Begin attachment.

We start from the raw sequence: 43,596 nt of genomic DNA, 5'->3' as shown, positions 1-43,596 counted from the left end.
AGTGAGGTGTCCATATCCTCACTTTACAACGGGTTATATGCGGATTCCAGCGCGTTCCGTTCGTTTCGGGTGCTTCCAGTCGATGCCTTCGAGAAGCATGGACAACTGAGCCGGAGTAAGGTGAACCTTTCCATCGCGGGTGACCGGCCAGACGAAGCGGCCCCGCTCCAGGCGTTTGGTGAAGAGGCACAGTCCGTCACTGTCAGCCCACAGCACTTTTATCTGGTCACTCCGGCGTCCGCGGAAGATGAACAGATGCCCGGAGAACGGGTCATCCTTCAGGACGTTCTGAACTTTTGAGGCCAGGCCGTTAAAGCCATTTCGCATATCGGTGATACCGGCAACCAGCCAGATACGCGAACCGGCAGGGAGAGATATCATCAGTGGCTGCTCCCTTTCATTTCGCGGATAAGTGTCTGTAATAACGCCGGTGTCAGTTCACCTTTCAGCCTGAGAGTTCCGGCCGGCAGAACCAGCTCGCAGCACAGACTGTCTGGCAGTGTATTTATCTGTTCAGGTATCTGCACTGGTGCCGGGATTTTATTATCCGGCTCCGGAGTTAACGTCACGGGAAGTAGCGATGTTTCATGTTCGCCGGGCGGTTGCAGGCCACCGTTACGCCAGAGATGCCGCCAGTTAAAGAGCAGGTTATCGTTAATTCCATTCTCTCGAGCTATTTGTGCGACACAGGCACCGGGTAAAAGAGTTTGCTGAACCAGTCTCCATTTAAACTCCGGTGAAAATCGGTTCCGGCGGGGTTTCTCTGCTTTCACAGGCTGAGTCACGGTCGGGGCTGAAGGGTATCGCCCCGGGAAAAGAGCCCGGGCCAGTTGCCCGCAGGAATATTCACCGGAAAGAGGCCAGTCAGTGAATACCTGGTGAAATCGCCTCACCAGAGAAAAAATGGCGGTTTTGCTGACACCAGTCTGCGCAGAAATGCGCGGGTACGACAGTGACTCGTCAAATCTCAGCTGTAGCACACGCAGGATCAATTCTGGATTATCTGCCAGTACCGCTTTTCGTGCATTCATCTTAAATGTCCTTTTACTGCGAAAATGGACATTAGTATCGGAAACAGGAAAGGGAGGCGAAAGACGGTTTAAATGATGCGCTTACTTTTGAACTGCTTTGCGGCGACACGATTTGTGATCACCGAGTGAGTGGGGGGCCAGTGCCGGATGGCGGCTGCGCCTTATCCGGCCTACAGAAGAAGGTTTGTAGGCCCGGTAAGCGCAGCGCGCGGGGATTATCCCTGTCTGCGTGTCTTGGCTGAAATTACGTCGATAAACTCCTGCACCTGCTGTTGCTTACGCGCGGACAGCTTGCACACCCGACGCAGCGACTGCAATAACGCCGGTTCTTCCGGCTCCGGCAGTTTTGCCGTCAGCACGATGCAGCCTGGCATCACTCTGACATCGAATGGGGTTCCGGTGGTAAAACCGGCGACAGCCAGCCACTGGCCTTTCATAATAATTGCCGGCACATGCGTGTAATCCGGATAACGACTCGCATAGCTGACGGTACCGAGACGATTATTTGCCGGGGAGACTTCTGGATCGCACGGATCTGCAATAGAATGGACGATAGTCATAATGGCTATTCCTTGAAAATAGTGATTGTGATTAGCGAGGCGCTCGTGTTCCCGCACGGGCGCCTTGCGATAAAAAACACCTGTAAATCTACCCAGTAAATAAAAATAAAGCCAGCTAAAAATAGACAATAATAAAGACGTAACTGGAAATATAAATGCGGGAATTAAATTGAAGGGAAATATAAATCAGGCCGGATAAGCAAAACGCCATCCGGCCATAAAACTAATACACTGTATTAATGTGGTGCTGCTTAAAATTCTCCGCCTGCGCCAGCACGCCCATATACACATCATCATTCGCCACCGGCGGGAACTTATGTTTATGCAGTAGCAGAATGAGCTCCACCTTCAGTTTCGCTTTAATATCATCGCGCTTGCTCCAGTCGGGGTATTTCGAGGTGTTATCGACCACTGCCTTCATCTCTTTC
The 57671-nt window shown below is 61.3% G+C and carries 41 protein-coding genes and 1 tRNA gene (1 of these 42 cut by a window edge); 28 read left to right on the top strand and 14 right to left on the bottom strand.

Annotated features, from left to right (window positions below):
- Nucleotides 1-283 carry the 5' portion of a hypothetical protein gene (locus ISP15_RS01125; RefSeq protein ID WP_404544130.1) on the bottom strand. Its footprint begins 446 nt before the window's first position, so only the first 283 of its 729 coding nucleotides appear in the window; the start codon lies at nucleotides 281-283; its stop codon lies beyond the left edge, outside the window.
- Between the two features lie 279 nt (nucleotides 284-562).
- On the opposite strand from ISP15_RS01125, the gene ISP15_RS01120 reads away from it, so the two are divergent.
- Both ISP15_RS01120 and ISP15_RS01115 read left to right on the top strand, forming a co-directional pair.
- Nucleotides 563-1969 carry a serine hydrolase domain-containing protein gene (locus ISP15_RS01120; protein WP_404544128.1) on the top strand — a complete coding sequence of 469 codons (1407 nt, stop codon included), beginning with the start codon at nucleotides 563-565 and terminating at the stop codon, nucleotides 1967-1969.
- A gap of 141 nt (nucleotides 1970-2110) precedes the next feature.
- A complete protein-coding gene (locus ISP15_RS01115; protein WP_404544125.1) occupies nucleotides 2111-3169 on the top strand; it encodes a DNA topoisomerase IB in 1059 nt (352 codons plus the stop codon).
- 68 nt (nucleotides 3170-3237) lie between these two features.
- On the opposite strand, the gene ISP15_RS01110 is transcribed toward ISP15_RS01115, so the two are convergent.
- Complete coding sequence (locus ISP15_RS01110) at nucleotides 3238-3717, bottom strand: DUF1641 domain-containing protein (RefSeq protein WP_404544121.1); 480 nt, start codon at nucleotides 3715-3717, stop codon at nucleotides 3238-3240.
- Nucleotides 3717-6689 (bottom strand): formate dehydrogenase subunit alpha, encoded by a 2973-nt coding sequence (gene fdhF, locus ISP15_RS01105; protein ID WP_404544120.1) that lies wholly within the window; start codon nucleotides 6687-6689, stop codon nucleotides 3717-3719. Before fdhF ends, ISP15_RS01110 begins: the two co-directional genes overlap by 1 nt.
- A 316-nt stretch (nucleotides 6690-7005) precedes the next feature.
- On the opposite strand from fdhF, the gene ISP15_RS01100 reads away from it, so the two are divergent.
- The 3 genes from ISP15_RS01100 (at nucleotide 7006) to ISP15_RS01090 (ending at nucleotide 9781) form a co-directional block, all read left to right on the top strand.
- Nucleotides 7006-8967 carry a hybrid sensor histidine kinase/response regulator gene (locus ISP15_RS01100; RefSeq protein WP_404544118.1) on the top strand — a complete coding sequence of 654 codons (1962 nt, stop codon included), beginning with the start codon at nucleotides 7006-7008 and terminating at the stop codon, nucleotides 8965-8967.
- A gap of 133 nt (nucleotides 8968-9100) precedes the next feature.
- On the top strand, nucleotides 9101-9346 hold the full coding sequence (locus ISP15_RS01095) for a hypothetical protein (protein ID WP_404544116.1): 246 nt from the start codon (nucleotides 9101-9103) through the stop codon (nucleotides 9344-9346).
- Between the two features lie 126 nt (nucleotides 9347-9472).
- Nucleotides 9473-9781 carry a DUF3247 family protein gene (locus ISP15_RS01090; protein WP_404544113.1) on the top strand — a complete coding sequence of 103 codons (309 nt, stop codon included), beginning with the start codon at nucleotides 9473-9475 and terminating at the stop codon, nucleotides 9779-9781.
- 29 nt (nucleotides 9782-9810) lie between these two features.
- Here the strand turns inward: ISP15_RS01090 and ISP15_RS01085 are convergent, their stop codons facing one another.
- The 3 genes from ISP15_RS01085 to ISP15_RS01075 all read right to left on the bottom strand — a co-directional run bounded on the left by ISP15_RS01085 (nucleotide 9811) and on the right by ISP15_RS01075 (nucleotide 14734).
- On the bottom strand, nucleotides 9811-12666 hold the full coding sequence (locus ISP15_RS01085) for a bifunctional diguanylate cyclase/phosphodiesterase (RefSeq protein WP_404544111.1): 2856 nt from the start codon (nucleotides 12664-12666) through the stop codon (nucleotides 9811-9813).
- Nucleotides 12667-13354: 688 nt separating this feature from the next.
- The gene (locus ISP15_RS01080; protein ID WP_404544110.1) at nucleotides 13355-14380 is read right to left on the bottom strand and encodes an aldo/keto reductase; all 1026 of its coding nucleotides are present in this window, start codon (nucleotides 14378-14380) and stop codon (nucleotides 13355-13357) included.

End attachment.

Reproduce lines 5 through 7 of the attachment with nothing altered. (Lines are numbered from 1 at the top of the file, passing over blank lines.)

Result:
- Nucleotides 1-283 carry the 5' portion of a hypothetical protein gene (locus ISP15_RS01125; RefSeq protein ID WP_404544130.1) on the bottom strand. Its footprint begins 446 nt before the window's first position, so only the first 283 of its 729 coding nucleotides appear in the window; the start codon lies at nucleotides 281-283; its stop codon lies beyond the left edge, outside the window.
- Between the two features lie 279 nt (nucleotides 284-562).
- On the opposite strand from ISP15_RS01125, the gene ISP15_RS01120 reads away from it, so the two are divergent.